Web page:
I’ve meant to mention a small item regarding funerals for some time. I believe I mentioned, in a letter home, something about the funerals before the war, with their bands and banners and quaint ceremonies. How totally different things are now. Dozens of coffins pass daily but, instead of the elaborate processions of pre-war times we find the majority made up only of those men carrying the body, without even mourners – although on one or two occasions, I have seen a woman, presumable the wife walking behind. The coffin, a huge heavy-looking wooden affair, is usually carried by either two or four coolies, suspended between them by ropes and carrying poles. These pall bearers are usually dressed in peculiar conical-shaped straw hats and pale blue jackets, the latter usually open to reveal a very dirty shirt or chest in similar condition. Apparently this pale blue and white are the colours of mourning in China – and the general effect is not enhanced by the filth of the coolies’ pants and feet. I’d like to get hold of some really authoritative book on these people. They have some strange ways.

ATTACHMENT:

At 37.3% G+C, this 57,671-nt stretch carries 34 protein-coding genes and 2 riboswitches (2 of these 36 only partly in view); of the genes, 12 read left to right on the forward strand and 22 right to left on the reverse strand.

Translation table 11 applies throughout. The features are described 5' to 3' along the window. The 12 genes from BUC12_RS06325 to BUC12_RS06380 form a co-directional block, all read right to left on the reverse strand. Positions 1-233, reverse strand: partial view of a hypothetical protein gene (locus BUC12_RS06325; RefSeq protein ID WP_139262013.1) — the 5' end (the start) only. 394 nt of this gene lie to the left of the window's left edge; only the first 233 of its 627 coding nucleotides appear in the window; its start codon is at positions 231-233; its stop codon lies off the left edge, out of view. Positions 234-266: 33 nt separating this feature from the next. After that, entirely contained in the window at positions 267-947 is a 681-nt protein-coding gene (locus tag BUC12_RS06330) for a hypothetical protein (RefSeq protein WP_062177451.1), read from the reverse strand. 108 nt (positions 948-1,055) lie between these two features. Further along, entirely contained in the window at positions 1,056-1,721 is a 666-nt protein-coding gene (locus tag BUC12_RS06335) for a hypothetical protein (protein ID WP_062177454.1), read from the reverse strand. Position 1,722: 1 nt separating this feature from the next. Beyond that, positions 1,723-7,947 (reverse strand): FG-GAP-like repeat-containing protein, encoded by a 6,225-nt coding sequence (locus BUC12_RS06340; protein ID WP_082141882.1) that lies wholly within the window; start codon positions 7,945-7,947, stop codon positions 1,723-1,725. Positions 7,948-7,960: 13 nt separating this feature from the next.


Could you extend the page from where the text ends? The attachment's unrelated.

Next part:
Dinner tonight, in the light of recent feasts, was almost common and consisted of whale stew, dry rice and dates.

Dud dropped in after dinner and the remainder of a lovely day was spent gossiping.

April 17 – (Friday)

This morning dawned in a way very reminiscent of home. Dull and with a stiffish breeze that caused dust to swirl, it was just one of those mornings that one might say, “No, don’t feel much like golf today. Think I’ll read instead.” That’s exactly just what we do here, only we didn’t have the choice.

After a lunch that provided something of a change – i.e. cocoa with honey and toast – I spent considerable time in a horizontal position on my bunk. I’ve often wondered just how a lengthy stay, such as we might have to undergo, will affect us in subsequent civil life. The longer we are here, under present conditions, the more pessimistic I become in the matter of re-adjustment later. Even here, with time on our hands, everyone has become alarmingly lazy. For example, this is a wonderful opportunity to better ourselves mentally, by way of language and mathematics classes, but we find that, after one or two lessons, interest dies and people don’t attend.